Conservatives who are outraged by the University’s edict should ask themselves how they’d feel if, instead of “Support Our Troops,” the sticker said “Visualize World Peace” or simply had the Vietnam era “Peace” symbol. For that matter, there are plenty of variants on the “Support Our Troops” stickers that most conservatives would find offensive, let alone appropriate for a University vehicle.
Update (1321): Ed Morrissey excerpts the University’s rules on political expression and finds that the sticker is not in violation of them. I would concur. This doesn’t change my viewpoint as expressed above, although it does muddy the water a bit as to the consistency of UofO’s enforcement.
I see your point, especially about state-owned vehicles, but is this essentially different from Professors who post political posters on their office doors? The offices do not belong to them and they often spend less time there than say, a security patrol officer does in his truck. The posters, cartoons, etc., posted on office doors at my University often state or support very extreme positions, none of which are conservative.
An interesting point. I’d argue that professors are a different case because their role in the university is different. No one seeing a professor’s door decorated with cartoons and other paraphenalia is likely to think “Aha, this is the view of the University.” That’s less true of a truck driving around campus with the University logo. Further, professors exist to communicate ideas and stimulate the minds of the students. No other university employee, certainly not the support staff, have a similar mandate. Related to this, of course, is the academic freedom argument. No one suggests that janitors have academic freedom.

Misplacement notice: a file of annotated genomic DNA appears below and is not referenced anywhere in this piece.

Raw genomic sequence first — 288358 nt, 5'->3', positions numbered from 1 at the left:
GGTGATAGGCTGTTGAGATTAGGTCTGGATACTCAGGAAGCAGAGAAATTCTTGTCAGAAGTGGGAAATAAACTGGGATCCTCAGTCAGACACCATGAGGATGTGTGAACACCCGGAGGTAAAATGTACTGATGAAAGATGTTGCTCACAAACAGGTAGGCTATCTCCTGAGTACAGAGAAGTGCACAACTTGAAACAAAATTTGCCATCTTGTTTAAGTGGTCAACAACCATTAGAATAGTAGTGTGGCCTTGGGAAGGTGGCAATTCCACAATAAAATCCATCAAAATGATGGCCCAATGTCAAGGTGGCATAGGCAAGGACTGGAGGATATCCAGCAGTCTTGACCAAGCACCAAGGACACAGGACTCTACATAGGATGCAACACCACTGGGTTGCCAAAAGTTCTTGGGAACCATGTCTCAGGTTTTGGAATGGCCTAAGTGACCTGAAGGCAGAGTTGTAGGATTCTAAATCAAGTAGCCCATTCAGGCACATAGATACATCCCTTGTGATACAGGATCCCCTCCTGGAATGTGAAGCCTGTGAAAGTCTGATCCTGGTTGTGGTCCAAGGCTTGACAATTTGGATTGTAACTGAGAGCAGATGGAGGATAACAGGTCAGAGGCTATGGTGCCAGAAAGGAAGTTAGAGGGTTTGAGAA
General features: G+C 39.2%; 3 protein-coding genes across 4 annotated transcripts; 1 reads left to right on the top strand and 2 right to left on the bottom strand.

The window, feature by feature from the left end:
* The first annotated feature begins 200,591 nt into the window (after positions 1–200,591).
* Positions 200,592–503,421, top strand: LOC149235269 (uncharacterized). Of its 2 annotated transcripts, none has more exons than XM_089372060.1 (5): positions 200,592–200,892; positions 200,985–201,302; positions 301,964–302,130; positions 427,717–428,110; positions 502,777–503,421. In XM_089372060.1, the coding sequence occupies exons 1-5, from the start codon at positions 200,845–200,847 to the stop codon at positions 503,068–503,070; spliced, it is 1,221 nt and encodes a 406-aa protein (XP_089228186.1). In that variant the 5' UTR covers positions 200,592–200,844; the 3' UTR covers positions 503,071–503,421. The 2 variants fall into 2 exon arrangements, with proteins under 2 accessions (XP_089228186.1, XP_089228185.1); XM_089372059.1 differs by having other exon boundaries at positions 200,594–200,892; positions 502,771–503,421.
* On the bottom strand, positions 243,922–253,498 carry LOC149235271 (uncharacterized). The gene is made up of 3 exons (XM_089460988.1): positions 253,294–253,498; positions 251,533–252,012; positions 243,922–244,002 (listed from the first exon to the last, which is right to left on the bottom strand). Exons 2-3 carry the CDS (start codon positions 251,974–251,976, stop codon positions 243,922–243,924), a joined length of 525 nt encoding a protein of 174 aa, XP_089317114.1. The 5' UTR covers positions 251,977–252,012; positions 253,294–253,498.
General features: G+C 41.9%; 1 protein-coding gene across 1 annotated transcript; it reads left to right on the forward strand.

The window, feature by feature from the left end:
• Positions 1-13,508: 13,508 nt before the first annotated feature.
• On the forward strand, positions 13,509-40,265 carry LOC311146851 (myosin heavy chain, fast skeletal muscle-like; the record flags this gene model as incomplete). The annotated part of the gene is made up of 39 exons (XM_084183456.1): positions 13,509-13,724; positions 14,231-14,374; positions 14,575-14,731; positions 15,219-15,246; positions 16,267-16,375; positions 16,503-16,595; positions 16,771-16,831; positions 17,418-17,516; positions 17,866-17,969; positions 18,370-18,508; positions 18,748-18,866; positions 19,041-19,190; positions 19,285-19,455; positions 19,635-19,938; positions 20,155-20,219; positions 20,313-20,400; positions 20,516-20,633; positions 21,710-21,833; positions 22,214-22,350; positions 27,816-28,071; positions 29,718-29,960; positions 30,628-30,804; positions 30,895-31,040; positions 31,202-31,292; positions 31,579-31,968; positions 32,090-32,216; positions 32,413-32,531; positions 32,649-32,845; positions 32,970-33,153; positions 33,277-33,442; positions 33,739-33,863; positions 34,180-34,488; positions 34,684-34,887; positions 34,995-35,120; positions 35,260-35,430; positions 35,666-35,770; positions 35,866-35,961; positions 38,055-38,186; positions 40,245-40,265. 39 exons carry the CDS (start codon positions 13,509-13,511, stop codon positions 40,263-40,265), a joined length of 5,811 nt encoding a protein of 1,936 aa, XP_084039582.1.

Perhaps it’s because of professorial influence that the professor’s door is more disturbing than the groundskeepers utility truck. Particularly when the professor’s political bias has little or nothing to do with his or her subject matter.
I’m not suggesting that prof doors should be censored. I simply think that the maintenance man’s sticker has as much validity as the literature teacher’s political poster.
It is not incumbant of all professors that they express their views under the umbrella of academic freedom. Yet they have the right to exercise free speech regardless of how irrelevant it is to their curriculum. The same should be said of the maintenance man.
‘IÃ¢Â€Â™d argue that professors are a different case because their role in the university is different. No one seeing a professorÃ¢Â€Â™s door decorated with cartoons and other paraphenalia is likely to think Ã¢Â€ÂœAha, this is the view of the University.Ã¢Â€Â ‘
People take the maintenance guys political views more seriously than a professors? You said a mouthful there. I think the school has a right to prevent employees from putting personal views on school property but it’s hard to understand how it wouldn’t apply to profs but would to other staff. If I were the university I’d cite property damage concerns but you could say the same thing about defacement to the professors door.
Jack: My argument is that the professor’s door is naturally seen as his, no the university’s. Not so much a university vehicle.
Profs decorating their doors is a time-honored tradition. I suppose they are defacing university property. On the other hand, professors are the heart and soul of a university.